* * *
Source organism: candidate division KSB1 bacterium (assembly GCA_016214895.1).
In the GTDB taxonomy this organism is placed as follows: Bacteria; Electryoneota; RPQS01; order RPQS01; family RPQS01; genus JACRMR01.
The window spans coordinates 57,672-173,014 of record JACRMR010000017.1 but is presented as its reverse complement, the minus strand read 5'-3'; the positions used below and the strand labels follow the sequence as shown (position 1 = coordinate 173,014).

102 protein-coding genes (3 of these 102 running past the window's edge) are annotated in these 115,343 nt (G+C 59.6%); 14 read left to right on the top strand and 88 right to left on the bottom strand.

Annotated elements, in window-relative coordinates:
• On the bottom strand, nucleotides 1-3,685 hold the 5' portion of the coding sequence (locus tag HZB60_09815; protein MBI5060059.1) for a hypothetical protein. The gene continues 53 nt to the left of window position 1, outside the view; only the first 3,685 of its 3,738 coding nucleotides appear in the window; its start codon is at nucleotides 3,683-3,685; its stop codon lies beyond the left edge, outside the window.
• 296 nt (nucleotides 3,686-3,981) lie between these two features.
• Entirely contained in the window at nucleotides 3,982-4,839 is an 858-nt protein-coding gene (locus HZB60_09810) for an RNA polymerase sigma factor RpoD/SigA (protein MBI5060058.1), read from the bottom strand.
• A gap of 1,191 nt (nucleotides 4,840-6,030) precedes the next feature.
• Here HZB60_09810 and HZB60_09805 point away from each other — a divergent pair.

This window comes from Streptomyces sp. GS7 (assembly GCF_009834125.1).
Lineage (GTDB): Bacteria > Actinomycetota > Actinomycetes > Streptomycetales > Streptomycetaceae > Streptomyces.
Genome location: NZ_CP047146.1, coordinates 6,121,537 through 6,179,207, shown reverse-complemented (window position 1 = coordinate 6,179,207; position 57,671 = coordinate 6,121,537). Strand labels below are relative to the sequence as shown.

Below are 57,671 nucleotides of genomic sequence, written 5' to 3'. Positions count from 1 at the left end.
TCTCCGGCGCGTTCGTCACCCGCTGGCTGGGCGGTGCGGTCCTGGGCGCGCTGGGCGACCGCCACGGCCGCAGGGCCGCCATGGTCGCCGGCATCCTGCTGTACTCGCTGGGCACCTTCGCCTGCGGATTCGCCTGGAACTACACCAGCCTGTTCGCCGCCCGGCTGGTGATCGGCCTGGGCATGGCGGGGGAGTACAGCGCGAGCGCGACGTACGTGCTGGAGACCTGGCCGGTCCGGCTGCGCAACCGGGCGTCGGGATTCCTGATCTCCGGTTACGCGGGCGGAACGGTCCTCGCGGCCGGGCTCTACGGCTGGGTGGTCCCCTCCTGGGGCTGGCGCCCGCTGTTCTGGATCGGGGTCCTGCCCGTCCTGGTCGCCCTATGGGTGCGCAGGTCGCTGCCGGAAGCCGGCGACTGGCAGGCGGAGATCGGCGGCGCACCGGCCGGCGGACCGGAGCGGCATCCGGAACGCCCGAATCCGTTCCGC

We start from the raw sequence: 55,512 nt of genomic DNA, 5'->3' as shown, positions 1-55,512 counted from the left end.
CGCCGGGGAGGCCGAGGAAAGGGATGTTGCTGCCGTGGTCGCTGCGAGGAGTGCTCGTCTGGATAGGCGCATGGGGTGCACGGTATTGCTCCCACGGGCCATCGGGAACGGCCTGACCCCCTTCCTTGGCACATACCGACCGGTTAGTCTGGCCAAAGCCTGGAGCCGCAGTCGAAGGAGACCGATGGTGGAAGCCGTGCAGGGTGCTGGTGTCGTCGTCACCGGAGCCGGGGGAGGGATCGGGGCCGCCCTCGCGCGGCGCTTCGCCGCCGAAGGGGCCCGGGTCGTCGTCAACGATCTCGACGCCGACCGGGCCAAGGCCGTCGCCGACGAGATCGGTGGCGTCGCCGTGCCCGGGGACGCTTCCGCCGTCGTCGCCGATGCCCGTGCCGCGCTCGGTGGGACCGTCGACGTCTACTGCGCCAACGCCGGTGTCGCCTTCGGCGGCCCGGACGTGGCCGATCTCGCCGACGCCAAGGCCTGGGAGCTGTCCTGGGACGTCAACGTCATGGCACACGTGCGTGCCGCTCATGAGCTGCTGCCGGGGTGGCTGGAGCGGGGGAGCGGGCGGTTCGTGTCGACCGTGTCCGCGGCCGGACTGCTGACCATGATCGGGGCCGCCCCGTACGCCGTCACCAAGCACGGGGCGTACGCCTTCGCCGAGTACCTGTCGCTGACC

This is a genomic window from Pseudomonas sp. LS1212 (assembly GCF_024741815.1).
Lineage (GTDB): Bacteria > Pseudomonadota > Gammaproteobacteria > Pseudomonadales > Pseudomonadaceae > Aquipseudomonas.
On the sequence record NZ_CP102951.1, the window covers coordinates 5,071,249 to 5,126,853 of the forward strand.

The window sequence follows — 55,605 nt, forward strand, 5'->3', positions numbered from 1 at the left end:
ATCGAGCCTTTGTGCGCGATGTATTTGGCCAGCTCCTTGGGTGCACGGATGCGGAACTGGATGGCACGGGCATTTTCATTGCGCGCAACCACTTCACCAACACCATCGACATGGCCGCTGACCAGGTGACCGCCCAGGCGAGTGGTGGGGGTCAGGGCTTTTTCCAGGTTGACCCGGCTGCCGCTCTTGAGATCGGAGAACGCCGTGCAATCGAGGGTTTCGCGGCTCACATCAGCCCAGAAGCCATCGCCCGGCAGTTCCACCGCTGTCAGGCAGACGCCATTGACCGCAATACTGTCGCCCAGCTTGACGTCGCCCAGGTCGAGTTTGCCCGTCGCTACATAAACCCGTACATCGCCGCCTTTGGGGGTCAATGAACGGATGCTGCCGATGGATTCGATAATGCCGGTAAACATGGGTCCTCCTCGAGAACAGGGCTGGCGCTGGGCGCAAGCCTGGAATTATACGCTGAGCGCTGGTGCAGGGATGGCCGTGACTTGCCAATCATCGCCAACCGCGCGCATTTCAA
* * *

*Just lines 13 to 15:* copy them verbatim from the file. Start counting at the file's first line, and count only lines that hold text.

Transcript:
Genome location: NZ_CP047146.1, coordinates 6,121,537 through 6,179,207, shown reverse-complemented (window position 1 = coordinate 6,179,207; position 57,671 = coordinate 6,121,537). Strand labels below are relative to the sequence as shown.

Below are 57,671 nucleotides of genomic sequence, written 5' to 3'. Positions count from 1 at the left end.
TCTCCGGCGCGTTCGTCACCCGCTGGCTGGGCGGTGCGGTCCTGGGCGCGCTGGGCGACCGCCACGGCCGCAGGGCCGCCATGGTCGCCGGCATCCTGCTGTACTCGCTGGGCACCTTCGCCTGCGGATTCGCCTGGAACTACACCAGCCTGTTCGCCGCCCGGCTGGTGATCGGCCTGGGCATGGCGGGGGAGTACAGCGCGAGCGCGACGTACGTGCTGGAGACCTGGCCGGTCCGGCTGCGCAACCGGGCGTCGGGATTCCTGATCTCCGGTTACGCGGGCGGAACGGTCCTCGCGGCCGGGCTCTACGGCTGGGTGGTCCCCTCCTGGGGCTGGCGCCCGCTGTTCTGGATCGGGGTCCTGCCCGTCCTGGTCGCCCTATGGGTGCGCAGGTCGCTGCCGGAAGCCGGCGACTGGCAGGCGGAGATCGGCGGCGCACCGGCCGGCGGACCGGAGCGGCATCCGGAACGCCCGAATCCGTTCCGC